City Rejects State Fire Safety Maps

Mission Viejo officials create a "Special Fire Protection Area" designed to protect homeowners from insurance rate hikes.

State maps that show thousands of Mission Viejo homes in "very high" fire danger zones were rejected Monday by the City Council. 

On a 4-1 vote, council members instead created a Special Fire Protection Area that declares 12,000 parcels exempt from the state’s fire danger classification system.

Recently, the California Department of Forestry and Fire Safety released fire safety maps that labeled at least 5,000 buildings in the city in “very high fire hazard security zones."

However, according to city staff, because local building standards and vegetation-maintenance guidelines meet or exceed state guidelines, the city does not have to accept the maps.

After the state maps were released, .

Council members said rejecting the maps in favor of the local protection area would help protect against rate hikes.

According to a staff report, homeowners in the special protection zone will not have to disclose the state’s fire danger maps information during real estate transactions.

“I hope that this is going to be seen positively,” said Mayor Frank Ury. “The goal is ‘do not allow state control of our fire abatement areas.' … By rejecting the state maps, we have done that.”

Councilwoman Cathy Schlicht cast the sole no vote, saying her independent research showed that since the city had the met the findings required by the state, the Special Fire Protection Area was not needed.

“What I’m going to ask tonight is that we do not accept the Special Fire Protection Area as proposed," Schlicht said. "Because we have findings and those findings are not rebuttable."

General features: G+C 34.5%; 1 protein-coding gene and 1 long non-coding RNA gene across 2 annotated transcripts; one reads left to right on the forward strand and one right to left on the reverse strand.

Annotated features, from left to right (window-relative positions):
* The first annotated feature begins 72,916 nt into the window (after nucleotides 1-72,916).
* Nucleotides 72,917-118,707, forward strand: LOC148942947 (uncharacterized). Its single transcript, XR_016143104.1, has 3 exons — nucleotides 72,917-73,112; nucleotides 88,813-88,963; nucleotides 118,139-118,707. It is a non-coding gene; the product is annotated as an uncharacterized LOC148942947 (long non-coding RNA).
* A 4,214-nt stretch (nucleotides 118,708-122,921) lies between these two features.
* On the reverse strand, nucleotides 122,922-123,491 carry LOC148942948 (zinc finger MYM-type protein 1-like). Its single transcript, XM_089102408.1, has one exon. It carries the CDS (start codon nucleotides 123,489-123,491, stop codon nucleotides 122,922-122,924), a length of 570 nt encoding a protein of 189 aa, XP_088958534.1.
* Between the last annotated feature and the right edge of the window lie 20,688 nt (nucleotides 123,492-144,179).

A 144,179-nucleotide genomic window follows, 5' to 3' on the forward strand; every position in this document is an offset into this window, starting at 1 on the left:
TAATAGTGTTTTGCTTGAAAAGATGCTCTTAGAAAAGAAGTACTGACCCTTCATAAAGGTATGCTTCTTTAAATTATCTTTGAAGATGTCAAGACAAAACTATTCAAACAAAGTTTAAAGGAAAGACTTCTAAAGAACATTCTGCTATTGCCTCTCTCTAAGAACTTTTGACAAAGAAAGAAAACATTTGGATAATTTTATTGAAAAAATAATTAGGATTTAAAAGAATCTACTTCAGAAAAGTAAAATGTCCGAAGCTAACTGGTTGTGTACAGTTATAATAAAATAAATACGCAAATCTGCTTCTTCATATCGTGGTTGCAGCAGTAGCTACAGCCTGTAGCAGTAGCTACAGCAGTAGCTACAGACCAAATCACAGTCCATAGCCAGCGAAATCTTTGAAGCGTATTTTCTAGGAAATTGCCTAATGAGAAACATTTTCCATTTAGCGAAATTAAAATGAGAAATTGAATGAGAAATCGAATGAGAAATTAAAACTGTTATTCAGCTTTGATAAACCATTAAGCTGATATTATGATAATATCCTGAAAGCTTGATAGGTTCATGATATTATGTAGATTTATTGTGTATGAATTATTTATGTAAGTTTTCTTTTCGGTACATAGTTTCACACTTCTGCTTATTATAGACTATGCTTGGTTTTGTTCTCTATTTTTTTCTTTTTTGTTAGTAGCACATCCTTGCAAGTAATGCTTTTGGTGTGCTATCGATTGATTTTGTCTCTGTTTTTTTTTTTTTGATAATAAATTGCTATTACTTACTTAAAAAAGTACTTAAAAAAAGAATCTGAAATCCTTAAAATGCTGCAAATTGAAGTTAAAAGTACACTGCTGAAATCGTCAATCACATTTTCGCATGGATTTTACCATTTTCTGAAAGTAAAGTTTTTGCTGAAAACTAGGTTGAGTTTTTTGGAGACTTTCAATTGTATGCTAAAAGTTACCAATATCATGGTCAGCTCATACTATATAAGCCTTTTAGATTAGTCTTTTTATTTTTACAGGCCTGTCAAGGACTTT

Mayor Pro Tem Rhonda Reardon said some Schlicht's statements conflicted with the city attorney’s opinion.

“You are taking on the city attorney with your research and ... if I have to choose who has a better understanding of the municipal code, I’m going to pick [the city attorney],” Reardon said.

A handful of residents spoke during public comments on the item.

Resident Joe Tully said that he thinks that the state maps that classify part of the city as resting in high fire hazard zones are "material facts" that can be used against homeowners to raise their rates.  

To see images of the new city fire safety zone, click the PDF attached to this story. 

Correction: A previous version of this story incorrectly paraphrased Councilwoman Cathy Schlicht's statements and also incorrectly paraphrased Mayor Pro Tem Reardon's statement. 

KC July 04, 2012 at 03:22 AM
So, basically the only reason they are rejecting research is that they don't want to worry about various fiscal impacts? Don't these sorts of surveys impact funding for things like fire-fighting equipment, training, prevention, etc? So they are basically going to take a gamble on public saftey?
Shripathi Kamath July 04, 2012 at 09:39 PM